“Greed is good.”
Certain movie lines stand out in screen history almost immediately, and that credo of financial wizard Gordon Gekko — played by Michael Douglas, in an Oscar-winning performance that immediately broadened others’ perceptions of what he could do — is among the many memorable aspects of “Wall Street,” director Oliver Stone’s glossy and compelling 1987 drama being shown by EPIX Hits on Thursday, Sept. 15, and by EPIX on Saturday, Sept. 17. It’s also streaming on Paramount+.
“Wall Street” is a morality play in the literal sense, also driven by Charlie Sheen as Bud Fox, an ambitious young stockbroker who’s desperate to get into Gekko’s world. He finally gets his shot, but also gets in over his head right away … using a piece of insider information from his airline-laborer father (played by Sheen’s actual dad Martin) to impress Gekko, who makes Fox his legman under highly questionable circumstances.
Excited by his new role and its potential, Fox has no problem enjoying the perks Gekko starts sending his way, including the means for a lavish new apartment and a notably nicer wardrobe. He also acquires a new girlfriend in an interior designer (Daryl Hannah) who knows she owes her career to Gekko, who’s instrumental in sending clients her way. And she also knows the perils of crossing him, a position that Fox eventually finds himself in.
“Wall Street” is a fast-moving feast of the sights and sounds of big business … and also of New York, and some of the locations the film visits aren’t in operation anymore. Still, 35 years later, the movie doesn’t feel dated. That could be became its themes are so universal, particularly when economic matters are of such concern to so many people, as they are these days.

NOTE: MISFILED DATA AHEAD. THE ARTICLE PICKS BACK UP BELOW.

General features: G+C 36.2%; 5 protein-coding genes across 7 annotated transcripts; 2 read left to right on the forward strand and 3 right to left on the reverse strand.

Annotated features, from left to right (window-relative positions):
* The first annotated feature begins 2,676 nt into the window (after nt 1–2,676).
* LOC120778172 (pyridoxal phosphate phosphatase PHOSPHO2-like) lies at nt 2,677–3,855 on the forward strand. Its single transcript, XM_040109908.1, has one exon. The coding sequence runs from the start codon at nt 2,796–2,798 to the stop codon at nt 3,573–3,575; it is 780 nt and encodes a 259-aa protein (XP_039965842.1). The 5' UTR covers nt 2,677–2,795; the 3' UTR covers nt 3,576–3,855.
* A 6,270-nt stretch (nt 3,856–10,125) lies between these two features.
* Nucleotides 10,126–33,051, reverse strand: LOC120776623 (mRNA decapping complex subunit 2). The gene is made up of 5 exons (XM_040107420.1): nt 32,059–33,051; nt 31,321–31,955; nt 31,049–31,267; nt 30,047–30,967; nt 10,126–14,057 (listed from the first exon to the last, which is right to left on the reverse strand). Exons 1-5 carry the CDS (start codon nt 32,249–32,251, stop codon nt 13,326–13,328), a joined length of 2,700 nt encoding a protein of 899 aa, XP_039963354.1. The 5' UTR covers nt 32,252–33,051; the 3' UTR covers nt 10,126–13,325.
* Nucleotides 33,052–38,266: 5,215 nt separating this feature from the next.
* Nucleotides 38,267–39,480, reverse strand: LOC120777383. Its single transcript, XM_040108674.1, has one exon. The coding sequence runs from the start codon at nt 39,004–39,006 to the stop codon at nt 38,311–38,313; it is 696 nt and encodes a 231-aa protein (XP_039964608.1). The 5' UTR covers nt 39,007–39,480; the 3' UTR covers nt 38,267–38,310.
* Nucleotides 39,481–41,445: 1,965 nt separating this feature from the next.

The excellent cast also includes Hal Holbrook and John C. McGinley as colleagues of Fox, James Spader as a friend Fox uses to advance his own agenda, and Terence Stamp as a Gekko rival who plays a pivotal role as the fallout between Fox and Gekko deepens. In their own ways, each of those characters (along with Fox’s father) keeps a moral center in “Wall Street” even when the main figures might seem ruthless.
Douglas and Stone revisited much of what “Wall Street” poses in the 2010 sequel “Wall Street: Money Never Sleeps,” but the original movie gets its job done in such an effective way, it still has a fresh feel. Much of that is thanks to the ferocity of Douglas’ work, which opened a new chapter in his career that brought him more parts of complexity and depth. In that way and others, “Wall Street” had its value, and still does as a prime example of thinking-person’s entertainment.